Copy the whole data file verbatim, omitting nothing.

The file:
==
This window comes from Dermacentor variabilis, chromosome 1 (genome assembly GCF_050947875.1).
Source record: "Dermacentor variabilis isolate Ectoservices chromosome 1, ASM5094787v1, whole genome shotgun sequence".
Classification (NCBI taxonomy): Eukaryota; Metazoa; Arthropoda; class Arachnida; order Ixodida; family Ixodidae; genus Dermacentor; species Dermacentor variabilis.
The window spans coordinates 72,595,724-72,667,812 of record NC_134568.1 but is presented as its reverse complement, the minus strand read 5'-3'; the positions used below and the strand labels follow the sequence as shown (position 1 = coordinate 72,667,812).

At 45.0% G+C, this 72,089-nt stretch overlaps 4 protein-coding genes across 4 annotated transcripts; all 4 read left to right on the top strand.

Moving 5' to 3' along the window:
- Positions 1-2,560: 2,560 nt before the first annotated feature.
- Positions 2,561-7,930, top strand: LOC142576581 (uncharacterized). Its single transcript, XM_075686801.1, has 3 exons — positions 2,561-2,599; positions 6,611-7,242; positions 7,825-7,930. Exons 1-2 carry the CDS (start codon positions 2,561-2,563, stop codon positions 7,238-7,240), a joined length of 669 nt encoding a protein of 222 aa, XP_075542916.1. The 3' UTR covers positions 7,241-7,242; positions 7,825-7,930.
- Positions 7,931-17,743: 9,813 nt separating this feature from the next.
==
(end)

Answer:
This window comes from Dermacentor variabilis, chromosome 1 (genome assembly GCF_050947875.1).
Source record: "Dermacentor variabilis isolate Ectoservices chromosome 1, ASM5094787v1, whole genome shotgun sequence".
Classification (NCBI taxonomy): Eukaryota; Metazoa; Arthropoda; class Arachnida; order Ixodida; family Ixodidae; genus Dermacentor; species Dermacentor variabilis.
The window spans coordinates 72,595,724-72,667,812 of record NC_134568.1 but is presented as its reverse complement, the minus strand read 5'-3'; the positions used below and the strand labels follow the sequence as shown (position 1 = coordinate 72,667,812).

At 45.0% G+C, this 72,089-nt stretch overlaps 4 protein-coding genes across 4 annotated transcripts; all 4 read left to right on the top strand.

Moving 5' to 3' along the window:
- Positions 1-2,560: 2,560 nt before the first annotated feature.
- Positions 2,561-7,930, top strand: LOC142576581 (uncharacterized). Its single transcript, XM_075686801.1, has 3 exons — positions 2,561-2,599; positions 6,611-7,242; positions 7,825-7,930. Exons 1-2 carry the CDS (start codon positions 2,561-2,563, stop codon positions 7,238-7,240), a joined length of 669 nt encoding a protein of 222 aa, XP_075542916.1. The 3' UTR covers positions 7,241-7,242; positions 7,825-7,930.
- Positions 7,931-17,743: 9,813 nt separating this feature from the next.